Exercise has the ability to boost both the brain and body with positive benefits. School performance is an area where memory, attention span, learning and social emotional skills are critical, all of which can be enhanced through participation in sports. Stress reduction and enhanced cognitive ability are key areas which improve through sports with long lasting benefits throughout the lifespan. Learn more about ways sports increase academic performance and how to support children in this area.
Physical benefits are not the only positive thing to occur from exercise. Aerobic exercise, for example, pumps more blood throughout the body, including to the brain. More blood means increased levels of oxygen and better-nourished brain tissue. Brain-derived neurotrophic factor (BDNF) is a powerful protein which aids in cell growth within the brain. Studies suggest exercise increases production of new brain cells which aid in memory and learning skills.
Children have brains and bodies wired to learn and grow. Sports activity can grow the capacity to enhance academic performance, particularly on tests. Regardless of socioeconomic status or other demographics, children across the board see positive academic benefits from fitness of the mind and body. Increased levels of exercise over 30 minutes per day saw elevated academic performance above children of the same age who exercised or did sports only 20 minutes per day. Children are able to return to class lessons more focused, attentive and better behaved when recess is part of the day.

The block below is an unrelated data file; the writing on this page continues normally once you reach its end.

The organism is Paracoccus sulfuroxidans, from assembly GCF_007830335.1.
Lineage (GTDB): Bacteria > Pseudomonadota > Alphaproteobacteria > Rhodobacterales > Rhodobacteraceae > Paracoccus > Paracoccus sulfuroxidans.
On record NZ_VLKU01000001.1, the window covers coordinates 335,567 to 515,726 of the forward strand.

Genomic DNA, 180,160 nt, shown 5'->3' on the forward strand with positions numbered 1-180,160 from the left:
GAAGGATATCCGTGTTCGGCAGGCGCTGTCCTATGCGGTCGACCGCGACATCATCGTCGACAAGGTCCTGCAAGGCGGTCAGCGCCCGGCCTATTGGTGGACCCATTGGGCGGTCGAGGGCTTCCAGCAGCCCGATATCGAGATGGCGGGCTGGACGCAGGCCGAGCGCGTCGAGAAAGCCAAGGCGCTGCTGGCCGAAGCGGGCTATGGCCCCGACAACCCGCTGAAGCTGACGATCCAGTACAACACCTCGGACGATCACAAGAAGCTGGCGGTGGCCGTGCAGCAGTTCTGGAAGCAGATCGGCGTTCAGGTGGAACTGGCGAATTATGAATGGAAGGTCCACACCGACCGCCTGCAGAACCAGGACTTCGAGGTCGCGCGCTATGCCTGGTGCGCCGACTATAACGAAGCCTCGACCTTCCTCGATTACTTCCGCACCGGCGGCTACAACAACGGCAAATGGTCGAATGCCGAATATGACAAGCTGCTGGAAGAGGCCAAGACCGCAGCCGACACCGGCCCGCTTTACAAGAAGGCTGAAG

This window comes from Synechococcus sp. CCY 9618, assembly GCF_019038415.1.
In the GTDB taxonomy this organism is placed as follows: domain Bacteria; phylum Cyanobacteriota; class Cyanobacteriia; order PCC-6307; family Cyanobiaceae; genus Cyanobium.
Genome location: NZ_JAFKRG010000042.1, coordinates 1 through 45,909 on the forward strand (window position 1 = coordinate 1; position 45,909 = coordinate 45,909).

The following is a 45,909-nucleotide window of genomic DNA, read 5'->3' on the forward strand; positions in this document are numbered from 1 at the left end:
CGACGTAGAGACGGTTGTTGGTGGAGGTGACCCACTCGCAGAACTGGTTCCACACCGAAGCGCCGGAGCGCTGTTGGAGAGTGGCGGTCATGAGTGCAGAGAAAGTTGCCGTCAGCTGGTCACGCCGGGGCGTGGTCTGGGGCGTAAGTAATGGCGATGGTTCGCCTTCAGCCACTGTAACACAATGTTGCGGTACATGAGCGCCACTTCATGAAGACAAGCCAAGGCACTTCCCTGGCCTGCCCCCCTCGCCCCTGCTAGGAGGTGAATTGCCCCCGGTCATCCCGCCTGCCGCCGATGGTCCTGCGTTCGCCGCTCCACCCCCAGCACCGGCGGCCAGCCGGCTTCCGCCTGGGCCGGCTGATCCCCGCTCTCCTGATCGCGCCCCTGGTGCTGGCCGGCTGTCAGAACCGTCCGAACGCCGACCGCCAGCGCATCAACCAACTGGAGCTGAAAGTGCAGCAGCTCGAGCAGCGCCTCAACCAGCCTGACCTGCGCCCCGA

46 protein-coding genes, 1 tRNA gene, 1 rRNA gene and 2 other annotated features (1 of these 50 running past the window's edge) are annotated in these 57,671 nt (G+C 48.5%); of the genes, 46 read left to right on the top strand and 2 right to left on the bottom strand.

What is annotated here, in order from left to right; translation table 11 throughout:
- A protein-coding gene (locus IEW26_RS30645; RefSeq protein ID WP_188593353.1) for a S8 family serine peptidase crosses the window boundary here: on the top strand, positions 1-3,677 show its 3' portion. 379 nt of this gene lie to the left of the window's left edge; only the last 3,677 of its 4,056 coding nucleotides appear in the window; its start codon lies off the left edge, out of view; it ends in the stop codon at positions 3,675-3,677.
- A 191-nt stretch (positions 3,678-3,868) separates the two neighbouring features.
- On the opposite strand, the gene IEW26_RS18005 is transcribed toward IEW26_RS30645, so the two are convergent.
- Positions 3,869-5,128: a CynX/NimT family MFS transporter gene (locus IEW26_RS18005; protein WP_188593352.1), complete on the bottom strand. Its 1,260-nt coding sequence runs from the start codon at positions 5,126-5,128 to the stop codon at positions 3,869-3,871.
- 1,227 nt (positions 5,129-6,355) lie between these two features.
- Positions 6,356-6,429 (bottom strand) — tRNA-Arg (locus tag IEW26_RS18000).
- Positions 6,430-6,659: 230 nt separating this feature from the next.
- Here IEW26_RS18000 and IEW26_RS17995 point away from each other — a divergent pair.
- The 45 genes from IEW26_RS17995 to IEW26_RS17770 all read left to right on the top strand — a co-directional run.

Types of Exercise
Aerobic and cardiovascular activities are great ways to enhance academic performance for children. Running, swimming, playground games and tennis are especially important for teaching skills but also lowering obesity rates and increasing social interaction. Even while physical education is on the chopping block for schools across the United States, it is important to support sports for children. Teenagers are more likely to continue being physically active if sports and exercise are introduced at a young age which can help build healthy habits as adults. Budget constraints and focused attention on testing can cut back time for recess and exercise desperately needed for children to perform well in school and in life. Children who come from lower socioeconomic backgrounds particularly benefit from programs such as tennis, basketball, soccer and other organized sports activities. The more regular a routine exercise becomes brings a higher likelihood of boosting long-term benefits for cardiovascular, emotional and physical health. All children should be encouraged to find an activity which is suitable for the age and ability of the child but supports the opportunity to exercise, meet people and learn some new skills along the way.